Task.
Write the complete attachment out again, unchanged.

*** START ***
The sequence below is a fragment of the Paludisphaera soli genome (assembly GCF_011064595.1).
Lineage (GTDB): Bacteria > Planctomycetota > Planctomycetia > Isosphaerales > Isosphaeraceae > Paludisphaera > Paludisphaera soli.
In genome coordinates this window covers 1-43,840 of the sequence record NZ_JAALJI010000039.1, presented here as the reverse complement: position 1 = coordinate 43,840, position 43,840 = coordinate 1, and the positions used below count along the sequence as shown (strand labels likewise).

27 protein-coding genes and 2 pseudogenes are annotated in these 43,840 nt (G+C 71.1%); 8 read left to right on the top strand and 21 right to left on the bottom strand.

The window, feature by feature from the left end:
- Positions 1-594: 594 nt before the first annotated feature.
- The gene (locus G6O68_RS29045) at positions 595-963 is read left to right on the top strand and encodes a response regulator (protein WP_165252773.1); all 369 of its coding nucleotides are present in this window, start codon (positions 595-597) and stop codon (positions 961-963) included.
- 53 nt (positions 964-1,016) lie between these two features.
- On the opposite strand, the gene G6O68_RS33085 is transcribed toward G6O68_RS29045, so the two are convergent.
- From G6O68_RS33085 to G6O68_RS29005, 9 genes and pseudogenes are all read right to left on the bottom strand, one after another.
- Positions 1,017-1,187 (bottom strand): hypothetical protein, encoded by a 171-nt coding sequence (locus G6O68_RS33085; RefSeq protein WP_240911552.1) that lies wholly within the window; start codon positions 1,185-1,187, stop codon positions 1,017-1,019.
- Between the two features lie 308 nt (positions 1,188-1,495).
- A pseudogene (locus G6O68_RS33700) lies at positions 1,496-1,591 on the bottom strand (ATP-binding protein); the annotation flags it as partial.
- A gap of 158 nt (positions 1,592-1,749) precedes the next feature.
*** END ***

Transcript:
The sequence below is a fragment of the Paludisphaera soli genome (assembly GCF_011064595.1).
Lineage (GTDB): Bacteria > Planctomycetota > Planctomycetia > Isosphaerales > Isosphaeraceae > Paludisphaera > Paludisphaera soli.
In genome coordinates this window covers 1-43,840 of the sequence record NZ_JAALJI010000039.1, presented here as the reverse complement: position 1 = coordinate 43,840, position 43,840 = coordinate 1, and the positions used below count along the sequence as shown (strand labels likewise).

27 protein-coding genes and 2 pseudogenes are annotated in these 43,840 nt (G+C 71.1%); 8 read left to right on the top strand and 21 right to left on the bottom strand.

The window, feature by feature from the left end:
- Positions 1-594: 594 nt before the first annotated feature.
- The gene (locus G6O68_RS29045) at positions 595-963 is read left to right on the top strand and encodes a response regulator (protein WP_165252773.1); all 369 of its coding nucleotides are present in this window, start codon (positions 595-597) and stop codon (positions 961-963) included.
- 53 nt (positions 964-1,016) lie between these two features.
- On the opposite strand, the gene G6O68_RS33085 is transcribed toward G6O68_RS29045, so the two are convergent.
- From G6O68_RS33085 to G6O68_RS29005, 9 genes and pseudogenes are all read right to left on the bottom strand, one after another.
- Positions 1,017-1,187 (bottom strand): hypothetical protein, encoded by a 171-nt coding sequence (locus G6O68_RS33085; RefSeq protein WP_240911552.1) that lies wholly within the window; start codon positions 1,185-1,187, stop codon positions 1,017-1,019.
- Between the two features lie 308 nt (positions 1,188-1,495).
- A pseudogene (locus G6O68_RS33700) lies at positions 1,496-1,591 on the bottom strand (ATP-binding protein); the annotation flags it as partial.
- A gap of 158 nt (positions 1,592-1,749) precedes the next feature.